Dissection of flagellar pocket function in Trypanosoma brucei

Whipple, Sarah (2018) Dissection of flagellar pocket function in Trypanosoma brucei. PhD thesis, University of Nottingham.

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Abstract

To survive in the host bloodstream, the extracellular protozoan parasite Trypanosoma brucei must perform the critical cellular processes of nutrient uptake and secretion, whilst evading the host immune system. Central to this is the compartmentalisation of the parasite surface membrane into biochemically and functionally distinct domains. One of these domains, the flagellar pocket (FP), is the only region of the parasite surface competent for endo- and exocytosis and, as such, forms the primary site of exchange and communication between the parasite and its host. The overall importance of the FP for parasite virulence, and the essentiality of the few FP receptors characterised to date, make proteins that reside at this interface potentially attractive therapeutic targets. The identification of novel FP proteins, as part of a recent surface proteomics study, has provided a large set of putative receptors and transporters to explore and, as part of this thesis, I present work towards their functional characterisation. To this end, I carried out individual knockdown of 13 FP components by RNA interference. This revealed that ablation of these proteins was not detrimental to parasite survival in vitro, implying they could instead have critical functions in host-parasite interactions in vivo.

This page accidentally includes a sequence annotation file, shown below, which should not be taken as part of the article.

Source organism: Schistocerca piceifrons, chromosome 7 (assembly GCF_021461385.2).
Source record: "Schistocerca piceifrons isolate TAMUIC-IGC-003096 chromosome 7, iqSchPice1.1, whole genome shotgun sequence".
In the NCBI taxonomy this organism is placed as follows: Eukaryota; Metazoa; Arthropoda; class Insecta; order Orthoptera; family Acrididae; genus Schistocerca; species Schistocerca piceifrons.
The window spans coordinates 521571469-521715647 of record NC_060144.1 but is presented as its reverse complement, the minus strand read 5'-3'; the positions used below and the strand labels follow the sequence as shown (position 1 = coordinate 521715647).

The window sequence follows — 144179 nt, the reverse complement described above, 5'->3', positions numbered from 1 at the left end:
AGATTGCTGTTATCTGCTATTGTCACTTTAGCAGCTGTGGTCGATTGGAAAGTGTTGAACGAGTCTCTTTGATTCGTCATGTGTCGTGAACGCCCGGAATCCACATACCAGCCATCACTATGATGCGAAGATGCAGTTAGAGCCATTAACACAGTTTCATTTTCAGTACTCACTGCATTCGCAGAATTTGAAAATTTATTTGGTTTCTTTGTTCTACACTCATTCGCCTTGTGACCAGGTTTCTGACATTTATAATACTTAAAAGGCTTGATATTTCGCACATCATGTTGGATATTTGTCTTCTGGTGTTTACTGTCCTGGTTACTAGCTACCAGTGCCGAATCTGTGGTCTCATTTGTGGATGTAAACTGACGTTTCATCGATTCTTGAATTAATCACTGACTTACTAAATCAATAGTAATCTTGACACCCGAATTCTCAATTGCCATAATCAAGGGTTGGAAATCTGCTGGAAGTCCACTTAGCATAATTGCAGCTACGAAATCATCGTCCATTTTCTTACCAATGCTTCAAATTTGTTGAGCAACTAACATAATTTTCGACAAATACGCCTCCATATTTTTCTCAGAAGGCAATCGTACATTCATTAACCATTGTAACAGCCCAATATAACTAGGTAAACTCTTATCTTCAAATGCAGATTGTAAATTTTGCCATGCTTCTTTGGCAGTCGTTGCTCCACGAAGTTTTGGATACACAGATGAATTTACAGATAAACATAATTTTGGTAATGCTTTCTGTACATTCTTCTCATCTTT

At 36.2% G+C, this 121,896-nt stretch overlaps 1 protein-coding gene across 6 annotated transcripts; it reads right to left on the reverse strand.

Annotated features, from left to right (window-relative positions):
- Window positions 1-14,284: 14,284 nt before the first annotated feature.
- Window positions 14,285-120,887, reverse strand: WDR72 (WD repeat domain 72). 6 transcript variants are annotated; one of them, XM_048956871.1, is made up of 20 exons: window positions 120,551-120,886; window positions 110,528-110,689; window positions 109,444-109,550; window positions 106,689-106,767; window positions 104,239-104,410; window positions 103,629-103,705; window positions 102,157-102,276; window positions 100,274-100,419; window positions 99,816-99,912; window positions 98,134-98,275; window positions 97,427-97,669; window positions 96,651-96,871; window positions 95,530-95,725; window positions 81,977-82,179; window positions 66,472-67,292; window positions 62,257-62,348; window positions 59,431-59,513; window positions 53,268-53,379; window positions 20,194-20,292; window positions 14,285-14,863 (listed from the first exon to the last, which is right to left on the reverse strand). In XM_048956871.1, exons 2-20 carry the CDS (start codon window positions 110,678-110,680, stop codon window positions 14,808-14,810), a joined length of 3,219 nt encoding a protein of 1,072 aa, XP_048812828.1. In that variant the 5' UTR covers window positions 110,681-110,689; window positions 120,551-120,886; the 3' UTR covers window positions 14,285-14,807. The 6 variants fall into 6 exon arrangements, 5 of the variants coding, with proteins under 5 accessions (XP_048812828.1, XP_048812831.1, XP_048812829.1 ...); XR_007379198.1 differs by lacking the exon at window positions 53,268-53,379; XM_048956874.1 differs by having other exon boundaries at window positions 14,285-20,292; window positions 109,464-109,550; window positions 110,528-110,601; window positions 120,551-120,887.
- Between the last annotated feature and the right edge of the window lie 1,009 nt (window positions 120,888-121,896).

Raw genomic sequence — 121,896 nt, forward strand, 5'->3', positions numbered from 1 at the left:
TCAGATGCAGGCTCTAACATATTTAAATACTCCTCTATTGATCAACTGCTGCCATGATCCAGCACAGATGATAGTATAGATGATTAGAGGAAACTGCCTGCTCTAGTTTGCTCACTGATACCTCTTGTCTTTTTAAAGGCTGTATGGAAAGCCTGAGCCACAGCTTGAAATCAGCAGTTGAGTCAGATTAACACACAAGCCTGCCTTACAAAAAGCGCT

Potential determinants of protein sorting to the FP were also investigated. FP localisation was seemingly independent of protein topology, or identifiable amino acid sequence motifs. Thus I examined the potential role of N-glycosylation in this process. Enzymatic treatment revealed that most FP proteins studied here were glycosylated, yet the type of N-glycan modification alone could not be used to predict surface domain localisation. On the other hand, knockdown of a key component of the flagellar pocket collar, which forms a putative barrier between the FP and cell body membranes, caused the mis-localisation of some resident FP proteins. This suggests a role for the collar in FP protein retention. Furthermore, movement of macromolecules in and out of the protected environment of the FP has been suggested to require motor proteins. In agreement with this, I hereby show that overexpression of a non-functional variant of Kinesin-17, which localises to the FP region, is detrimental to parasite survival. Overall the work presented in this thesis provides new insights into the mechanisms of FP membrane specialisation in T.brucei, highlights potential protein redundancy at this region, and begins to characterise the function of a novel FP-localised kinesin.

Item Type: Thesis (University of Nottingham only) (PhD)
Supervisors: Gadelha, Catarina
Wickstead, W.
Subjects: Q Science > QH Natural history. Biology > QH426 Genetics
Q Science > QL Zoology > QL360 Invertebrates
Faculties/Schools: UK Campuses > Faculty of Medicine and Health Sciences > School of Life Sciences
Item ID: 49942
Depositing User: Whipple, Sarah
Date Deposited: 27 Sep 2021 09:00
Last Modified: 27 Sep 2021 09:02
URI: http://eprints.nottingham.ac.uk/id/eprint/49942

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